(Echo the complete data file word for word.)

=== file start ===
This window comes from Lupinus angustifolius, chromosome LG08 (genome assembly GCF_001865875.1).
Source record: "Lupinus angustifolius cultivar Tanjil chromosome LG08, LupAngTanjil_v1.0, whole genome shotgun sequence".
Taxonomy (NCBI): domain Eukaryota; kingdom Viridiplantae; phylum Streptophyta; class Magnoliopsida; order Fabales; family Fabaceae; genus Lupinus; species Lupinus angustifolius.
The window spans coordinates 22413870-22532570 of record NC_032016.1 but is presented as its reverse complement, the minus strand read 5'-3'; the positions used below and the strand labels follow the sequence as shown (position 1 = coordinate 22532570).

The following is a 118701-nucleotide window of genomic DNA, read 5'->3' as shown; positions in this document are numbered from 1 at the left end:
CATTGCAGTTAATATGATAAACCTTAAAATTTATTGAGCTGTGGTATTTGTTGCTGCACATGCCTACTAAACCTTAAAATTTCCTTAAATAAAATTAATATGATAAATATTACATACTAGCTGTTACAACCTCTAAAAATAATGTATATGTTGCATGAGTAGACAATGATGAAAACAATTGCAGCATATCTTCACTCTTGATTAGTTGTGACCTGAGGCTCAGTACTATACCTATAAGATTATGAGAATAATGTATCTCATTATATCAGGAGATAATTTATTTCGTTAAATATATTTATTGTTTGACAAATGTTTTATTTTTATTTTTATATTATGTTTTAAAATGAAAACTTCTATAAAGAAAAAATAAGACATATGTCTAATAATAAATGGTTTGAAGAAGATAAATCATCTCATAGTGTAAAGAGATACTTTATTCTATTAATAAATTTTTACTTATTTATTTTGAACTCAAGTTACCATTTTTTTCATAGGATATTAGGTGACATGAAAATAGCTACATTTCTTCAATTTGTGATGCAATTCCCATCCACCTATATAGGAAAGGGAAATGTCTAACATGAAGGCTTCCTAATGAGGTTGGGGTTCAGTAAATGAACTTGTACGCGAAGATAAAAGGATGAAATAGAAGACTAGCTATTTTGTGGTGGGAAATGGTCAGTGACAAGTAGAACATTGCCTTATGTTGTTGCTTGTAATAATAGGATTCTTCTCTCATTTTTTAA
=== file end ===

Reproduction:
This window comes from Lupinus angustifolius, chromosome LG08 (genome assembly GCF_001865875.1).
Source record: "Lupinus angustifolius cultivar Tanjil chromosome LG08, LupAngTanjil_v1.0, whole genome shotgun sequence".
Taxonomy (NCBI): domain Eukaryota; kingdom Viridiplantae; phylum Streptophyta; class Magnoliopsida; order Fabales; family Fabaceae; genus Lupinus; species Lupinus angustifolius.
The window spans coordinates 22413870-22532570 of record NC_032016.1 but is presented as its reverse complement, the minus strand read 5'-3'; the positions used below and the strand labels follow the sequence as shown (position 1 = coordinate 22532570).

The following is a 118701-nucleotide window of genomic DNA, read 5'->3' as shown; positions in this document are numbered from 1 at the left end:
CATTGCAGTTAATATGATAAACCTTAAAATTTATTGAGCTGTGGTATTTGTTGCTGCACATGCCTACTAAACCTTAAAATTTCCTTAAATAAAATTAATATGATAAATATTACATACTAGCTGTTACAACCTCTAAAAATAATGTATATGTTGCATGAGTAGACAATGATGAAAACAATTGCAGCATATCTTCACTCTTGATTAGTTGTGACCTGAGGCTCAGTACTATACCTATAAGATTATGAGAATAATGTATCTCATTATATCAGGAGATAATTTATTTCGTTAAATATATTTATTGTTTGACAAATGTTTTATTTTTATTTTTATATTATGTTTTAAAATGAAAACTTCTATAAAGAAAAAATAAGACATATGTCTAATAATAAATGGTTTGAAGAAGATAAATCATCTCATAGTGTAAAGAGATACTTTATTCTATTAATAAATTTTTACTTATTTATTTTGAACTCAAGTTACCATTTTTTTCATAGGATATTAGGTGACATGAAAATAGCTACATTTCTTCAATTTGTGATGCAATTCCCATCCACCTATATAGGAAAGGGAAATGTCTAACATGAAGGCTTCCTAATGAGGTTGGGGTTCAGTAAATGAACTTGTACGCGAAGATAAAAGGATGAAATAGAAGACTAGCTATTTTGTGGTGGGAAATGGTCAGTGACAAGTAGAACATTGCCTTATGTTGTTGCTTGTAATAATAGGATTCTTCTCTCATTTTTTAA